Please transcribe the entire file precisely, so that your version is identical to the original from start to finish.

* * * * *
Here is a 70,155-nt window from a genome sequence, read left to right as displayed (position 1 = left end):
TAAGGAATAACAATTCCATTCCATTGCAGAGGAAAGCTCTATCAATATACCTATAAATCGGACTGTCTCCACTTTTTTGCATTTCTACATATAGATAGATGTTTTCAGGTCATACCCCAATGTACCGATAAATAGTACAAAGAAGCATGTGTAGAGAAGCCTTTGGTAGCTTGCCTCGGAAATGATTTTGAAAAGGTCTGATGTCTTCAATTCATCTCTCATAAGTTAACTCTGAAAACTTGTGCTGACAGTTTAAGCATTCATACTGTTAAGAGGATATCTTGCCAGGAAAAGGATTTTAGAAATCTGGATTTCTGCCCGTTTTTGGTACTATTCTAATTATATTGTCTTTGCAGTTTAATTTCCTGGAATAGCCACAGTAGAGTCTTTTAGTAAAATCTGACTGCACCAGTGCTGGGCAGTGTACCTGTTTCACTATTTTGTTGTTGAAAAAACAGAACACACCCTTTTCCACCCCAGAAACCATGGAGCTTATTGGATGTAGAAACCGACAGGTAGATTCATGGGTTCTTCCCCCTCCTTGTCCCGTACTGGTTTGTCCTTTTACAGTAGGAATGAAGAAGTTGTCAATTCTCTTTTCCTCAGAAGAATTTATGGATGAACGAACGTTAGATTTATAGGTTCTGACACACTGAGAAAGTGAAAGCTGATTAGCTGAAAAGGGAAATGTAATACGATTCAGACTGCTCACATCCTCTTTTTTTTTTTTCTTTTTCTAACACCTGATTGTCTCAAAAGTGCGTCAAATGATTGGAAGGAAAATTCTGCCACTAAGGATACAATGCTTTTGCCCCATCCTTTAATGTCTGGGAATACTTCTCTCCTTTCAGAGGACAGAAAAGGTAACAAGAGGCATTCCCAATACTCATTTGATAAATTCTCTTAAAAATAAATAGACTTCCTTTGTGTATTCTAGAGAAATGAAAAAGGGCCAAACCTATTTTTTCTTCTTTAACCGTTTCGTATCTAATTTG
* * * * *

Here is a 70,155-nt window from a genome sequence, read left to right as displayed (position 1 = left end):
TAAGGAATAACAATTCCATTCCATTGCAGAGGAAAGCTCTATCAATATACCTATAAATCGGACTGTCTCCACTTTTTTGCATTTCTACATATAGATAGATGTTTTCAGGTCATACCCCAATGTACCGATAAATAGTACAAAGAAGCATGTGTAGAGAAGCCTTTGGTAGCTTGCCTCGGAAATGATTTTGAAAAGGTCTGATGTCTTCAATTCATCTCTCATAAGTTAACTCTGAAAACTTGTGCTGACAGTTTAAGCATTCATACTGTTAAGAGGATATCTTGCCAGGAAAAGGATTTTAGAAATCTGGATTTCTGCCCGTTTTTGGTACTATTCTAATTATATTGTCTTTGCAGTTTAATTTCCTGGAATAGCCACAGTAGAGTCTTTTAGTAAAATCTGACTGCACCAGTGCTGGGCAGTGTACCTGTTTCACTATTTTGTTGTTGAAAAAACAGAACACACCCTTTTCCACCCCAGAAACCATGGAGCTTATTGGATGTAGAAACCGACAGGTAGATTCATGGGTTCTTCCCCCTCCTTGTCCCGTACTGGTTTGTCCTTTTACAGTAGGAATGAAGAAGTTGTCAATTCTCTTTTCCTCAGAAGAATTTATGGATGAACGAACGTTAGATTTATAGGTTCTGACACACTGAGAAAGTGAAAGCTGATTAGCTGAAAAGGGAAATGTAATACGATTCAGACTGCTCACATCCTCTTTTTTTTTTTTCTTTTTCTAACACCTGATTGTCTCAAAAGTGCGTCAAATGATTGGAAGGAAAATTCTGCCACTAAGGATACAATGCTTTTGCCCCATCCTTTAATGTCTGGGAATACTTCTCTCCTTTCAGAGGACAGAAAAGGTAACAAGAGGCATTCCCAATACTCATTTGATAAATTCTCTTAAAAATAAATAGACTTCCTTTGTGTATTCTAGAGAAATGAAAAAGGGCCAAACCTATTTTTTCTTCTTTAACCGTTTCGTATCTAATTTG